Bryan Caplan and David Henderson

April 2007

A Monthly Archive (90 entries)

Mental Health Institutions and Prisons

Economics of Crime
Arnold Kling
Bernard Harcourt writes, we should not be surprised that there are so many persons with mental illness behind bars today. We deal with perceived deviance differently than we did in the past: instead of getting treatment, persons who are viewed... MORE

College Admission Statistics

Economics of Education
Arnold Kling
Andrew Samwick writes, I've taken a 5-school moving average by rank here to make the graph more readable. By rank 11, we're at an acceptance rate of about 20%. By rank 21, we're above 30%. In the low- to mid-30s,... MORE

Division of Labor in Graphic Novels

Microeconomics
Bryan Caplan
Bismark is often quoted as saying that "People who like sausages and legislation should never watch either being made." (The actual line isn't as catchy: "Laws are like sausages, it is better not to see them being made.") If your... MORE

Inteview with Nassim Taleb

Economic Methods
Arnold Kling
Russ Roberts interviews Nassim Taleb. It's one of the most fascinating interviews in Roberts' series. One implication of Taleb's thinking is that we are overconfident in our ability to manage risk. Burt Malkiel, who is arguing from a more traditional... MORE

Would Ageless People be Libertarian?

Political Economy
Arnold Kling
The point is raised by a commenter on Futurepundit. curing aging will not make us immortal in the true sense of the word. We can still die due to accidents, homicide, and suicide. The word immortality is not appropriate. I... MORE

Wake Forest Liberty and Society Seminar

Economic Education
Bryan Caplan
This summer, I'll be giving my first series of IHS Liberty and Society lectures. The seminar is at Wake Forest University, June 2-8. The bad news: The application deadline is over. The good news: You can still email conference organizer... MORE

Farm Subsidies: The Dirty Truth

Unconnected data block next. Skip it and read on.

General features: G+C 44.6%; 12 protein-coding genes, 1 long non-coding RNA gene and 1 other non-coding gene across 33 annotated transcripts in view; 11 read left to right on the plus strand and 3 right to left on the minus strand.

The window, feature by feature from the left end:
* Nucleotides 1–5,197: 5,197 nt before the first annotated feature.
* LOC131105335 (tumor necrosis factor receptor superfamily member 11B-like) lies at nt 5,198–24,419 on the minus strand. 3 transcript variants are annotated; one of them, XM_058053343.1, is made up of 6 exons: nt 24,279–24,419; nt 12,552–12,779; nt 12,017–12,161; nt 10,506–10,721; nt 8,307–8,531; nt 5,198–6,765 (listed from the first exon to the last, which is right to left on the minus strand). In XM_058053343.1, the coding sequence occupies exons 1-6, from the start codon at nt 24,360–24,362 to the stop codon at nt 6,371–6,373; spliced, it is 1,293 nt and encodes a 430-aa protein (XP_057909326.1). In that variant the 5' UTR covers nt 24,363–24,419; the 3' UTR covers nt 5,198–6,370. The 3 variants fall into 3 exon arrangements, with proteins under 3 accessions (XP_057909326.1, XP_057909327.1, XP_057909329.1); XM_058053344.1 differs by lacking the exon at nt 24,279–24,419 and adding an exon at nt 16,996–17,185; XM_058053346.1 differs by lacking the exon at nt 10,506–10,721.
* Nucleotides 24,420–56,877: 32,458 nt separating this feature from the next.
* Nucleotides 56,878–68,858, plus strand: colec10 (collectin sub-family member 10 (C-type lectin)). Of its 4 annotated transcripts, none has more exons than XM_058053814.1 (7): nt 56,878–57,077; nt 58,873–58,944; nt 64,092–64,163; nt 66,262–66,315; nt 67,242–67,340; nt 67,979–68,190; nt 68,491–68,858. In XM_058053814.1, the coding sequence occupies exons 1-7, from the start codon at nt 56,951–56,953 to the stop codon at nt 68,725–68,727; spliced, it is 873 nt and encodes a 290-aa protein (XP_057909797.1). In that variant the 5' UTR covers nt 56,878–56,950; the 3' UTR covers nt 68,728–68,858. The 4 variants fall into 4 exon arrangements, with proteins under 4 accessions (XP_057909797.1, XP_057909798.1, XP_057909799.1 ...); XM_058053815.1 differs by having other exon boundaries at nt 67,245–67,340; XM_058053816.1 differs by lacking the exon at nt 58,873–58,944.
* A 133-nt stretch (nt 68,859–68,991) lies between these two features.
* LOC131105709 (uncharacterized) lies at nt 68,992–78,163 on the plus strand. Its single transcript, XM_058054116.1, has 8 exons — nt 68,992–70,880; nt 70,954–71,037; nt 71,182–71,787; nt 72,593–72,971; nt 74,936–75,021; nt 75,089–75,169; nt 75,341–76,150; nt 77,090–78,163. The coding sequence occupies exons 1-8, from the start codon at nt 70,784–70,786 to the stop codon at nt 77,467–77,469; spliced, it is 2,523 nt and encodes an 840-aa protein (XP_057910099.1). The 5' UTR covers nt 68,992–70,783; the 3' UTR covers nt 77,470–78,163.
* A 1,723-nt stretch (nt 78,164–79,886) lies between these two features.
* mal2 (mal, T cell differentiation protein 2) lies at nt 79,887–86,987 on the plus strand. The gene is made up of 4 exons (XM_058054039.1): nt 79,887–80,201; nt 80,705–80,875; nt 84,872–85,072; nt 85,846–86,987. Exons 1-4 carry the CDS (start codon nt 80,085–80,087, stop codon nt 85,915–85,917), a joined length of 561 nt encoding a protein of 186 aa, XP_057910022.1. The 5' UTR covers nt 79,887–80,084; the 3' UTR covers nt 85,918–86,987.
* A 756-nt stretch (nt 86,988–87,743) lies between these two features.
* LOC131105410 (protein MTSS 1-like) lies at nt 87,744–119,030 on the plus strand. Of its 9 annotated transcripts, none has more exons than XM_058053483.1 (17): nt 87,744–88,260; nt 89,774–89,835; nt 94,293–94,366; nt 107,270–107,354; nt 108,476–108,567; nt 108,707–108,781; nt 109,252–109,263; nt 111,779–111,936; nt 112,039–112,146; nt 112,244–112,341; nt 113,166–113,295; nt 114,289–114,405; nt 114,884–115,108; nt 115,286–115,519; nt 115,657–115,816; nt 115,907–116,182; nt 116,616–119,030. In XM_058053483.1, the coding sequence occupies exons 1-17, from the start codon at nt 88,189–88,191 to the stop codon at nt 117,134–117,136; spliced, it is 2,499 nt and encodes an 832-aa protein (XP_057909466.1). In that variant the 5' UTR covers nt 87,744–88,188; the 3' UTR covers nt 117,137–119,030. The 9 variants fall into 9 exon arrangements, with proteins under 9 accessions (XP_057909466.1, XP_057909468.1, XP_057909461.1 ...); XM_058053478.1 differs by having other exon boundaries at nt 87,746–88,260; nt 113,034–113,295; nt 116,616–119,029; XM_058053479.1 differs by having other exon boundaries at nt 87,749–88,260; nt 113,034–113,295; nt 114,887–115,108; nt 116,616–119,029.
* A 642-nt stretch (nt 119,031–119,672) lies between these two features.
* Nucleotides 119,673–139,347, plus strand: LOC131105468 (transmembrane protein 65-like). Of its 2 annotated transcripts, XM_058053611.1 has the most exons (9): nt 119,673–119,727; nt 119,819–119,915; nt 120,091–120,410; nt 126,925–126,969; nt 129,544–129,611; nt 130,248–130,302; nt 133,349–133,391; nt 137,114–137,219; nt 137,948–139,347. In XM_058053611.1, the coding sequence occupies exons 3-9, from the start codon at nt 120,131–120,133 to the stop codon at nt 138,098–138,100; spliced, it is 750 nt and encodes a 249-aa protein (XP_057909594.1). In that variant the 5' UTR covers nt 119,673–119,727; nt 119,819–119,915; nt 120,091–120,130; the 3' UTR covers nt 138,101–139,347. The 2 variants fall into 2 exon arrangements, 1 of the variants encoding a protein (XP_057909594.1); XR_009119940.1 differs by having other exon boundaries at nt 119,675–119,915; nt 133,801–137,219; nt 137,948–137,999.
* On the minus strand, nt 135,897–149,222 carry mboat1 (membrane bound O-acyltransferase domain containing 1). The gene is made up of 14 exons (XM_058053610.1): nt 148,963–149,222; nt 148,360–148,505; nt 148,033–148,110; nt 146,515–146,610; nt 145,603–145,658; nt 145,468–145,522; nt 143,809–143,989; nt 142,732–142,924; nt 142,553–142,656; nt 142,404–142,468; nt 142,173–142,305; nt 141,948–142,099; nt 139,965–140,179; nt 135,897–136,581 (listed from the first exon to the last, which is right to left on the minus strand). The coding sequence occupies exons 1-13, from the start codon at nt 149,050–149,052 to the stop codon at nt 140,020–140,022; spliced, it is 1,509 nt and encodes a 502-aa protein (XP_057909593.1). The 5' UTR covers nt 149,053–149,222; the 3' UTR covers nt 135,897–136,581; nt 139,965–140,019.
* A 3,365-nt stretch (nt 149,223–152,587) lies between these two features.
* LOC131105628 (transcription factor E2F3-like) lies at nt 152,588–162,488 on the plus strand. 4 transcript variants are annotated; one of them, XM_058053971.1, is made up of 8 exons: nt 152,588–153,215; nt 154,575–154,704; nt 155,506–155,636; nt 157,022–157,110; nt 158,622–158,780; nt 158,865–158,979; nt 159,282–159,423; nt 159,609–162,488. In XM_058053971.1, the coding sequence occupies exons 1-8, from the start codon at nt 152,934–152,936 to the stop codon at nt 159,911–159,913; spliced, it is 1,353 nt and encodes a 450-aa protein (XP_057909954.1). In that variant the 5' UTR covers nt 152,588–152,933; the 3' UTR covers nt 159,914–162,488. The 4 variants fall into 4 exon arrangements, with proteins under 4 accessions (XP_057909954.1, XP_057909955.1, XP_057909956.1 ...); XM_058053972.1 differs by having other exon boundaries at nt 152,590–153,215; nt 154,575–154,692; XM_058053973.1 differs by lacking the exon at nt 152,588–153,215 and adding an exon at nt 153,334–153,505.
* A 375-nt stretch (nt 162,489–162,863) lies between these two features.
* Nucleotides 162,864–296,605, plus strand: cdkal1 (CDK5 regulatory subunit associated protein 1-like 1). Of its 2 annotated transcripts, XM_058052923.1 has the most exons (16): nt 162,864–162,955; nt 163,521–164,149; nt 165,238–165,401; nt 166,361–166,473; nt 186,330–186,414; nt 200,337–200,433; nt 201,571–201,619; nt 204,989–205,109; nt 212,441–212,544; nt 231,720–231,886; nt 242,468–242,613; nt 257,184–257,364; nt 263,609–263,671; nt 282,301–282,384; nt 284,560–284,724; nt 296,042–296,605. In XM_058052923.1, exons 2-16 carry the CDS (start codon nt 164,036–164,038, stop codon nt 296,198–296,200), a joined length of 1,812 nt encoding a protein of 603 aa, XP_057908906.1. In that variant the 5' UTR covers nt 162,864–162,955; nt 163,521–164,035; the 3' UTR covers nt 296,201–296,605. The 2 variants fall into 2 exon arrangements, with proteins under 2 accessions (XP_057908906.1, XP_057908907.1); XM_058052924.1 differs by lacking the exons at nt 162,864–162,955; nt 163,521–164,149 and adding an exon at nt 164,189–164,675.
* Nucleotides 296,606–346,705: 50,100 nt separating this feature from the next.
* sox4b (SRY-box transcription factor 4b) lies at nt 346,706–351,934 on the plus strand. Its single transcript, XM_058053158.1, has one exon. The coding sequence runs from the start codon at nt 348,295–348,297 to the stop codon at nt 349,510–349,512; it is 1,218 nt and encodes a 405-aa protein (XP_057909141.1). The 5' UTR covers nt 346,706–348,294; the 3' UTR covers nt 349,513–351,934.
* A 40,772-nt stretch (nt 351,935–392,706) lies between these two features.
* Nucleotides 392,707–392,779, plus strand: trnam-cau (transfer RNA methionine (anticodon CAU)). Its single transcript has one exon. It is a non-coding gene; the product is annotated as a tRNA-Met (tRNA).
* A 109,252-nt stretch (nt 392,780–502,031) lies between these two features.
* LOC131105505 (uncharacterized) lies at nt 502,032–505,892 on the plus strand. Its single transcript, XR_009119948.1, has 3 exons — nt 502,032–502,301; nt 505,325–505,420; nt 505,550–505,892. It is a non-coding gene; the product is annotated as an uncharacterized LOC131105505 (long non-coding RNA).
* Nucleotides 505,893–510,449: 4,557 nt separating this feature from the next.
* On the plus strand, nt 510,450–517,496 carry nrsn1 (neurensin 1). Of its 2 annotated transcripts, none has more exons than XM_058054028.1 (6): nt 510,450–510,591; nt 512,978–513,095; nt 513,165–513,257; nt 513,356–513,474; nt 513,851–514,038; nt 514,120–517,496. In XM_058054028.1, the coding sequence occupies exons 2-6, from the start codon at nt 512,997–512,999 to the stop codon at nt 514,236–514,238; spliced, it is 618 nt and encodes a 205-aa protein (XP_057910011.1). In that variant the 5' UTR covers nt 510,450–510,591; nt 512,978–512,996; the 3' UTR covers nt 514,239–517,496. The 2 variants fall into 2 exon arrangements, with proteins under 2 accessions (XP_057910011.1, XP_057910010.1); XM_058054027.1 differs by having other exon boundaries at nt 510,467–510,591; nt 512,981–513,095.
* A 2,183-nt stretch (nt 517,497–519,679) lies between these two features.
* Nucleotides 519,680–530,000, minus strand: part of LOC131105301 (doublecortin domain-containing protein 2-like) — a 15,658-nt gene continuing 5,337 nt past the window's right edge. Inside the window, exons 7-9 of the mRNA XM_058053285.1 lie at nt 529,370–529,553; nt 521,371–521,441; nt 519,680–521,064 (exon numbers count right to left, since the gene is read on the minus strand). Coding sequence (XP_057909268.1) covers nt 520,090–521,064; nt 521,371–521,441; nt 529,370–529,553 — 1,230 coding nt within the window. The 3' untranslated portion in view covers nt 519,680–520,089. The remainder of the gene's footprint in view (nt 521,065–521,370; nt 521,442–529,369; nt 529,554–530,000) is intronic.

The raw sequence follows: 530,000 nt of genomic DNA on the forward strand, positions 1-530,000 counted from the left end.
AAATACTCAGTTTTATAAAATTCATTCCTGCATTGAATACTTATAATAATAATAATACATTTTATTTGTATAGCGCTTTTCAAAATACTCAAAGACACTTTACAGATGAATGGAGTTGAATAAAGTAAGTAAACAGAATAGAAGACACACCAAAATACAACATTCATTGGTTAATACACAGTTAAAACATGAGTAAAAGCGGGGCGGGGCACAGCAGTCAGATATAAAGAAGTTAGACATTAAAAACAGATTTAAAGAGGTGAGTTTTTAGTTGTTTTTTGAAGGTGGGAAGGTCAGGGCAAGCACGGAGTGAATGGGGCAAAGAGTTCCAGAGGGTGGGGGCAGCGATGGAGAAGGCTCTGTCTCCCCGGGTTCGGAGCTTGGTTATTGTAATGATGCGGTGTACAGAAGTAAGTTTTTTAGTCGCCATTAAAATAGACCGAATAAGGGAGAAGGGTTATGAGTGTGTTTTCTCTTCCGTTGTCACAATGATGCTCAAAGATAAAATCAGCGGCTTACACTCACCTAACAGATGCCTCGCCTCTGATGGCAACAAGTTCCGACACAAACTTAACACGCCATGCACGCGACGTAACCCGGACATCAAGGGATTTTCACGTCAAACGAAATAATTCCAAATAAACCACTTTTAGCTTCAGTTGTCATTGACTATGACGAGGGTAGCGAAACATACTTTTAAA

Behavioral Economics and Rationality
Bryan Caplan
Here's the best survey I've ever seen on farm policy. Big findings: Farm subsidies are extremely popular. Respondents had to choose between the following positions: A. It is not consistent with the American way to have a whole sector of... MORE

Do the Overweight Pull Their Weight?

Economics of Health Care
Bryan Caplan
A result from Kate Bundorf that (a) I'd like to believe, (b) Seems logical in light of basic micro, but (c) Still strikes me as implausible: Who pays the added costs associated with high rates of obesity? Most health insurance... MORE

Page-ing Robin Hanson

Books: Reviews and Suggested Readings
Arnold Kling
I just finished The Difference, by Scott E. Page. I cannot tell whether he has new ideas, or simply weird packaging for ideas that are not very new. He talks so much about prediction markets, sources of cognitive bias, and... MORE

Get the Best Education in the World, Absolutely Free!

Economics of Education
Bryan Caplan
Here's Robin Hanson making a point I always tell my labor students: The best education in the world is already free of charge. Just go to the best university in the world and start attending classes. Stay as long as... MORE

The Next Book I Won't Be Writing

Books: Reviews and Suggested Readings
Bryan Caplan
About a year ago, I asked blog readers to help me pick a title for my book. Now Justin Fox is offering me a catchy title and co-author: I'm thrilled to announce that Bryan and I will be collaborating on... MORE

How Irrational are Voters?

Political Economy
Arnold Kling
My co-blogger's Myth of the Rational Voter has gotten well-deserved thumbs up from Greg Mankiw and Tyler Cowen. Tyler raises some issues, including 3. Voters are less irrational in many northern European countries. I don't agree with their socialistic view... MORE

The Efficient Markets Hypothesis: Act As If It's True

Finance: stocks, options, etc.
Bryan Caplan
DeLong also links to an excellent piece by Justin Fox. Bottom line: The Efficient Markets Hypothesis has its problems, but even so, low-cost index funds remain your best bet: The message that the behavioral finance guys have for investors is... MORE

Most Bizarre Sentence Ever?

Economics and Culture
Bryan Caplan
From Brad DeLong: I don't know what I am going to say. I'm tempted to try a comparison of four intellectuals at four different moments in western print-culture: William of Occam, Niccolo Machiavelli, Adam Smith, and Tyler Cowen.... MORE

Taking Out the Competition

Microeconomics
Bryan Caplan
Two resolutions of the take-out paradox that I'm not buying: 1. Fairness, best expressed by Nathan Smith: Maybe different prices for take-out and dine-in would be perceived as "unfair" by customers, and undermine business. Or maybe the restaurateurs themselves feel... MORE

Rodrik and Economic Policy Reform

Political Economy
Bryan Caplan
I cherish my negative inspirations - the thinkers who clearly and cogently champion positions I think are completely wrong. So I'm pleased to see that one of my favorite negative inspirations, Dani Rodrik, has taken to the blogosphere. I keep... MORE

My Take on Take-Out

Microeconomics
Bryan Caplan
Thanks for some excellent comments on the take-out paradox. On reflection, Arnold's beverage-centric explanation seems more important than the one Tyler and I agreed on over lunch. But you be the judge: Dine-in patrons provide an important advertising benefit for... MORE

Unequal Income Distribution in the World

Books: Reviews and Suggested Readings
Arnold Kling